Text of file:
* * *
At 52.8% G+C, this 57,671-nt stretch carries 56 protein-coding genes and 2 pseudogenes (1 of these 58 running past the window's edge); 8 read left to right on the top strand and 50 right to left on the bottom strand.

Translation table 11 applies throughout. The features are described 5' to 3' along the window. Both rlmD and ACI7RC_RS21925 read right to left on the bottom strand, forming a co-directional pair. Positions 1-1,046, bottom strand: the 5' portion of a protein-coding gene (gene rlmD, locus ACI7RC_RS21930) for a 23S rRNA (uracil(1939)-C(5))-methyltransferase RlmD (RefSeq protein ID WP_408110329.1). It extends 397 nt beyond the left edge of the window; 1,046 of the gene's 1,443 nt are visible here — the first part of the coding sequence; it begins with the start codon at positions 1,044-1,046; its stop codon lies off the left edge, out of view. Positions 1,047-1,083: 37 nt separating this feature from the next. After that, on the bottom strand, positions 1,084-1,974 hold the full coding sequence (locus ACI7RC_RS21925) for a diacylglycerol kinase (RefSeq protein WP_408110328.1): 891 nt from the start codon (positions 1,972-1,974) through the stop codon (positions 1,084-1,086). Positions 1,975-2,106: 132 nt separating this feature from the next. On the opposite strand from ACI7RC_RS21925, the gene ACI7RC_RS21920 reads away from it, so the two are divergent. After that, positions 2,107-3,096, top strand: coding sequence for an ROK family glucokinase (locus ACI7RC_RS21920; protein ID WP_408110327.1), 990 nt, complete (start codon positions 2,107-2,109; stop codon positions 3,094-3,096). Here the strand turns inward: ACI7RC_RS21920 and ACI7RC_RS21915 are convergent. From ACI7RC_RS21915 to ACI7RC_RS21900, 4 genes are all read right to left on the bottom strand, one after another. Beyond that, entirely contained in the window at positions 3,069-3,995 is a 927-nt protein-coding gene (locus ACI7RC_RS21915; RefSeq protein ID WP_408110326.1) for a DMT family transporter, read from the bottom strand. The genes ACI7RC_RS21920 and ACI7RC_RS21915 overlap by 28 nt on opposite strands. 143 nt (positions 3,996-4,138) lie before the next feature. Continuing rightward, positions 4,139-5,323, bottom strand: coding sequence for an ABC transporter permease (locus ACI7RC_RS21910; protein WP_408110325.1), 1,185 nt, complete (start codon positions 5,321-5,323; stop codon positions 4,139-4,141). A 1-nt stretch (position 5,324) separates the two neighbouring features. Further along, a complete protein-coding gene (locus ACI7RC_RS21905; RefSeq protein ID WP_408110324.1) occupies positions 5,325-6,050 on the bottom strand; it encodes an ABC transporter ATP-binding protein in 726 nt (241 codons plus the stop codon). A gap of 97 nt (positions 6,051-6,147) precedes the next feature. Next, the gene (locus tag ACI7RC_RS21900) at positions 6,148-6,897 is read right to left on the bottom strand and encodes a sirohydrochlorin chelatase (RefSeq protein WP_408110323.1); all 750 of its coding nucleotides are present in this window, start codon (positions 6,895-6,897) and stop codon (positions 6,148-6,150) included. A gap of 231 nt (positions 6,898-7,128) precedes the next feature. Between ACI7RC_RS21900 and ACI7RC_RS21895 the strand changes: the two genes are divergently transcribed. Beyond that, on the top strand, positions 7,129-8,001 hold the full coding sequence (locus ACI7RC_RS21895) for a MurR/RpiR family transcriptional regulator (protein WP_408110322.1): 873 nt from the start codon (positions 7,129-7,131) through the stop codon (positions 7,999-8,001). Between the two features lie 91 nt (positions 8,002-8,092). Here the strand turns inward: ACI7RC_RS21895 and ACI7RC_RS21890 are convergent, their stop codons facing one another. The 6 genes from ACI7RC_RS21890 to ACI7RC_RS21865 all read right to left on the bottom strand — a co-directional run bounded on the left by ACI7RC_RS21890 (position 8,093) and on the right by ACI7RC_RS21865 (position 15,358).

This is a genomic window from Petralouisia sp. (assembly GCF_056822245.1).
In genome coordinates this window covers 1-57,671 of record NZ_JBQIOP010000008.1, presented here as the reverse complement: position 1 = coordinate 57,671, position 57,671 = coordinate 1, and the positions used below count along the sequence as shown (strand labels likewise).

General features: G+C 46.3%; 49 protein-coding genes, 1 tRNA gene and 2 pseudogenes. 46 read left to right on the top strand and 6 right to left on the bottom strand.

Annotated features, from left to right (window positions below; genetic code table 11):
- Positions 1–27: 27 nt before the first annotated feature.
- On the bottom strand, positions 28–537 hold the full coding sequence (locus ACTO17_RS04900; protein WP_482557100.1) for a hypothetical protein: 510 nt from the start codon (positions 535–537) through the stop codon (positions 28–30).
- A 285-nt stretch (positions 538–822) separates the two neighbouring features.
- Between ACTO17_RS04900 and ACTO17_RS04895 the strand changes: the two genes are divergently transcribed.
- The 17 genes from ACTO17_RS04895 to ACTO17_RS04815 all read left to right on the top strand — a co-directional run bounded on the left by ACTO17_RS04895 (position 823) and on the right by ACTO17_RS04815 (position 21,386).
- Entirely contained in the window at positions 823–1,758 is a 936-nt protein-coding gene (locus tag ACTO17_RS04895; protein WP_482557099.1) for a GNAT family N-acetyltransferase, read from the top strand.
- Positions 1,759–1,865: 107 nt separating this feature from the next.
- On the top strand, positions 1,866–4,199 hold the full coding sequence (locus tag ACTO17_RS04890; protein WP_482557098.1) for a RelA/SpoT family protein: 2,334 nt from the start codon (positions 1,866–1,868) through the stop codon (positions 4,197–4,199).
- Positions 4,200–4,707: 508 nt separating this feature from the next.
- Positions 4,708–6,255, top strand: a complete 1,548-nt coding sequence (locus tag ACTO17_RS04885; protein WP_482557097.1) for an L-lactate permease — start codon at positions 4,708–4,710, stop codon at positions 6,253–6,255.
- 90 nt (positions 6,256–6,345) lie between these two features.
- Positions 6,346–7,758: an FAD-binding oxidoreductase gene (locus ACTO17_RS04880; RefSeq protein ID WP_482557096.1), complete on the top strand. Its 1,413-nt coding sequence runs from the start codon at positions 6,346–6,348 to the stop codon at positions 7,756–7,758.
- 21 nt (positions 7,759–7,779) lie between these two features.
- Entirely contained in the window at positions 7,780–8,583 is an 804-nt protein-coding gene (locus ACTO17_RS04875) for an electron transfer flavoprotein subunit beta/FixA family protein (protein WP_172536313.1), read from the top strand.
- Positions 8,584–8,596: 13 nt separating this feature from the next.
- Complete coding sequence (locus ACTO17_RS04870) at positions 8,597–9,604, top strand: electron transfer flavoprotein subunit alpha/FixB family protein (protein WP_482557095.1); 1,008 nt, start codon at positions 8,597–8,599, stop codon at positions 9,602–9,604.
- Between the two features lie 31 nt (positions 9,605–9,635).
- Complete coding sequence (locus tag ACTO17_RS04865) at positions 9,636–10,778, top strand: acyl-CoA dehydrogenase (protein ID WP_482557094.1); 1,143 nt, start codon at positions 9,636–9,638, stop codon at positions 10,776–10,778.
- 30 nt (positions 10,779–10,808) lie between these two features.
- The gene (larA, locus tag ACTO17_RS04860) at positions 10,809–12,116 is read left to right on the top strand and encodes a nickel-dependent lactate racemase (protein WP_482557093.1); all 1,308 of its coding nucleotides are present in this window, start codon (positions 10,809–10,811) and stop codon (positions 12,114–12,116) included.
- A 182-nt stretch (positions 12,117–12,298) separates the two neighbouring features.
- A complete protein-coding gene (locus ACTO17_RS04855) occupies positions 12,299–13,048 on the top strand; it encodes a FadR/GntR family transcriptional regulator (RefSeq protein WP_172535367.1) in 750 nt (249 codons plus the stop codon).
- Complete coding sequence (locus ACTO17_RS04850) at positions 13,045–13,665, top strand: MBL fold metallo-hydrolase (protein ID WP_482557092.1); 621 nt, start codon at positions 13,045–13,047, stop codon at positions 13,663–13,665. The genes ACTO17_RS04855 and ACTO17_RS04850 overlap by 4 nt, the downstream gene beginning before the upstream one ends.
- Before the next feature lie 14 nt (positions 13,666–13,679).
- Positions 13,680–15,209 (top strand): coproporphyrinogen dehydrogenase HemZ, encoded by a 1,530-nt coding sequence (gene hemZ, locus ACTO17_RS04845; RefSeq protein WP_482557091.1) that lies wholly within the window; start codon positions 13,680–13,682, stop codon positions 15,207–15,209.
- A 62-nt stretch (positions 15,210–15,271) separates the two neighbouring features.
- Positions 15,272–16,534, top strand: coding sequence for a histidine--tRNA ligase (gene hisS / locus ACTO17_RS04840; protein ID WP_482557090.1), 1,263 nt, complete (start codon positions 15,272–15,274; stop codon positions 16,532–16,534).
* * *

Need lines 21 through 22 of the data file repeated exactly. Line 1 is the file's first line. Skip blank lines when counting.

- Positions 8,584–8,596: 13 nt separating this feature from the next.
- Complete coding sequence (locus ACTO17_RS04870) at positions 8,597–9,604, top strand: electron transfer flavoprotein subunit alpha/FixB family protein (protein WP_482557095.1); 1,008 nt, start codon at positions 8,597–8,599, stop codon at positions 9,602–9,604.